2. Be Explicit About Your Differentiators
If you're a service-based company, the main statement on your homepage should reveal what you do and what makes you stand out.
To put this idea in context, here’s an example. When redesigning a homepage for one Microsoft service provider, the initial banner text read:
A client’s banner text before redesign
Of course, the keyword phrase “Microsoft Consulting Services” is great for SEO and gives a high-level overview of what the company does. But there are hundreds of companies just like it out there, and competition is fierce.
For your homepage redesign, it’s essential to ask: Can your potential customer quickly understand the problem you solve and how you differ from others on the market? For this client, we saw a clear gap. Words like "adaptive, responsive and strategic" do little to differentiate the brand.
The banner text also didn't relay the company's distinct differentiator. While many service providers began on-premises, this MSP originated in the cloud—unlike most others that only recently made the move.
So while cloud migration is the company's most popular service, the client also wanted to promote its cloud-managed services. To capture this, we came up with a more streamlined look and message:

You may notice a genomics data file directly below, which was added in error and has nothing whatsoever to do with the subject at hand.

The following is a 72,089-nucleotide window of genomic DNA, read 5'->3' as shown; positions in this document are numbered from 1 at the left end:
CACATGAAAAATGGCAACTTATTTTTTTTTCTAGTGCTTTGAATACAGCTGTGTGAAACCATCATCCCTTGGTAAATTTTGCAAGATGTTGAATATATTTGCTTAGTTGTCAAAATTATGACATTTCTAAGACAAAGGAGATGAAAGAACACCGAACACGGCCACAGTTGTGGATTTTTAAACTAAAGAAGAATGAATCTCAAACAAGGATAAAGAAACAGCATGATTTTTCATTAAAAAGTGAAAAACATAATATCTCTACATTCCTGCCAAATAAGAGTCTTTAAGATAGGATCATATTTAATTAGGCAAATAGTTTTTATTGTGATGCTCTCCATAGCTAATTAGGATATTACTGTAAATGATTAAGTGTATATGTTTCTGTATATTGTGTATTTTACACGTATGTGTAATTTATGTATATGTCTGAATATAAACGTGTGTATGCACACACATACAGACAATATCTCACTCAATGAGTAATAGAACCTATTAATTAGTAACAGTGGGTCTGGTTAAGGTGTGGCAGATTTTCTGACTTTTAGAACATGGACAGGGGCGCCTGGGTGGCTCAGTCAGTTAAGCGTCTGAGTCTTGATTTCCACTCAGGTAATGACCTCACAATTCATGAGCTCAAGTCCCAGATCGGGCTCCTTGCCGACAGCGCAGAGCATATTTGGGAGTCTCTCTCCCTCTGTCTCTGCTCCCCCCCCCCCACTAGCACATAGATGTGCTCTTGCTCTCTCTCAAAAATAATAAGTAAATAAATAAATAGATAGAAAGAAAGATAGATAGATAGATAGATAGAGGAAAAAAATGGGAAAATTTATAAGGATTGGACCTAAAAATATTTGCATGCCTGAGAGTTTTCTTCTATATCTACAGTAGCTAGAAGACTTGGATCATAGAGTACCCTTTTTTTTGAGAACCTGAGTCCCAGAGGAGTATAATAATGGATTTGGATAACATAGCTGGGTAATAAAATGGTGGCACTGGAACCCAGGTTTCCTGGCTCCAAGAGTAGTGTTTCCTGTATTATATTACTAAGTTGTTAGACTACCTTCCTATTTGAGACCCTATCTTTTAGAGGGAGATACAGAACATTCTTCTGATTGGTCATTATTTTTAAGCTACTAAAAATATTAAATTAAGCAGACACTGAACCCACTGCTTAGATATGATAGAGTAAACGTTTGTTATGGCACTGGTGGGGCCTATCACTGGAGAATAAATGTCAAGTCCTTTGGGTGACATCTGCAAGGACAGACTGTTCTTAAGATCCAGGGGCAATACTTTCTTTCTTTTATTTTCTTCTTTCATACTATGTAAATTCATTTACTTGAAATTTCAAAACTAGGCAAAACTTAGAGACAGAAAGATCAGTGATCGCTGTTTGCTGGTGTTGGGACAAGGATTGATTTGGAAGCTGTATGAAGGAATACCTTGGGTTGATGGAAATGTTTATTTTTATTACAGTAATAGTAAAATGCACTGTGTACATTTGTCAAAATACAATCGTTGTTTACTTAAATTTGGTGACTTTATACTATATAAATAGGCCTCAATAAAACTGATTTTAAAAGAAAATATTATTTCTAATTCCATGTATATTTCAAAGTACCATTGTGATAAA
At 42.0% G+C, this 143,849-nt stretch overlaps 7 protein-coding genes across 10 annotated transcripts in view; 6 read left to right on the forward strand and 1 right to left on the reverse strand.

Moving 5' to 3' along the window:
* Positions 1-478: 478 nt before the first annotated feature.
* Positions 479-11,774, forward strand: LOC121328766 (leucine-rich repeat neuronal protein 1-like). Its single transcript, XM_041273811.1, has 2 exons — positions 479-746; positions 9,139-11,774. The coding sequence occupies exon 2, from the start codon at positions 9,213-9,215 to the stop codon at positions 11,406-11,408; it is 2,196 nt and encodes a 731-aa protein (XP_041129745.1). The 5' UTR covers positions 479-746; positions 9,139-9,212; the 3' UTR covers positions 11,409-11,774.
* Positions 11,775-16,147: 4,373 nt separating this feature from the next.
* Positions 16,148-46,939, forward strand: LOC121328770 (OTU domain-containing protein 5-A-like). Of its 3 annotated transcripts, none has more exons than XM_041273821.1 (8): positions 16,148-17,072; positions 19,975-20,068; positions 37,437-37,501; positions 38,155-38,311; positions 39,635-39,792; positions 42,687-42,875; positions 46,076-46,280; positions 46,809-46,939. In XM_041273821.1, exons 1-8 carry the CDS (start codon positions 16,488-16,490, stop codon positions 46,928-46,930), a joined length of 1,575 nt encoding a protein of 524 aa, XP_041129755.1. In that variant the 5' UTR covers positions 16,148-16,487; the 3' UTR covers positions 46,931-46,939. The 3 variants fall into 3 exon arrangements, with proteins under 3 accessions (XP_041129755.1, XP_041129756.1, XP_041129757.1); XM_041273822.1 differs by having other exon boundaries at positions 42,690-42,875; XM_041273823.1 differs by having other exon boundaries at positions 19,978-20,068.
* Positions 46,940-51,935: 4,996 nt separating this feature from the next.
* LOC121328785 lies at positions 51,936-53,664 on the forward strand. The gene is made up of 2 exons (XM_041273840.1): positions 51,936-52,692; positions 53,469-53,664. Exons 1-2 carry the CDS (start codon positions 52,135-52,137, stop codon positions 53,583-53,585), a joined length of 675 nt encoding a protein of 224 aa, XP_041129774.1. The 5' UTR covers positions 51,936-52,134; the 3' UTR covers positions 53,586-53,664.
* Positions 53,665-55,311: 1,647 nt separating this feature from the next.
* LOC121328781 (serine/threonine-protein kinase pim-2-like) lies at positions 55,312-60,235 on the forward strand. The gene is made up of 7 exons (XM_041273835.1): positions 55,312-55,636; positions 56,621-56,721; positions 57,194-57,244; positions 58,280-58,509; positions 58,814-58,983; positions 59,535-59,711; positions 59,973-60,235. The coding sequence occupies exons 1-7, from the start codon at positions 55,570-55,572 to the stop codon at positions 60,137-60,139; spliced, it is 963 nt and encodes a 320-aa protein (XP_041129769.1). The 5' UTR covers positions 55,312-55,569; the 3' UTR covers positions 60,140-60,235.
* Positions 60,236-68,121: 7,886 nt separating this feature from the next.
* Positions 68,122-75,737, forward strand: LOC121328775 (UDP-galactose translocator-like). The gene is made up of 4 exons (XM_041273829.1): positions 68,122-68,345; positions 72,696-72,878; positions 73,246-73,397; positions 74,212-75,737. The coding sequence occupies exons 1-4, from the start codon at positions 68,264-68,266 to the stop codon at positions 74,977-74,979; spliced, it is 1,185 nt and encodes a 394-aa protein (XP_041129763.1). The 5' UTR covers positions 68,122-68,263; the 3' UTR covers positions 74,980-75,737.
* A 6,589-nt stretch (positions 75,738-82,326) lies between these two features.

Redesigned banner with clear messaging about a top-priority service and CTA
We didn’t bury the cloud focus but instead put it front-and-center to appeal to the ideal client: companies fully invested in leveraging the cloud.
3. Add Signals to Guide Visitors Through the Funnel
You now have a clear statement. Great! Next, you must outline the action or next step new visitors should take to begin your web funnel.
Is your product a bit technical? Does it require further explanation before your audience is ready to purchase? Point people to a demo to provide a quick-and-dirty overview.
Or, are people coming to your site searching for a particular product? Direct them to the specific product page in your call-to-action to save them time. Most importantly, use precise action verbs that clearly explain what will happen by clicking the button.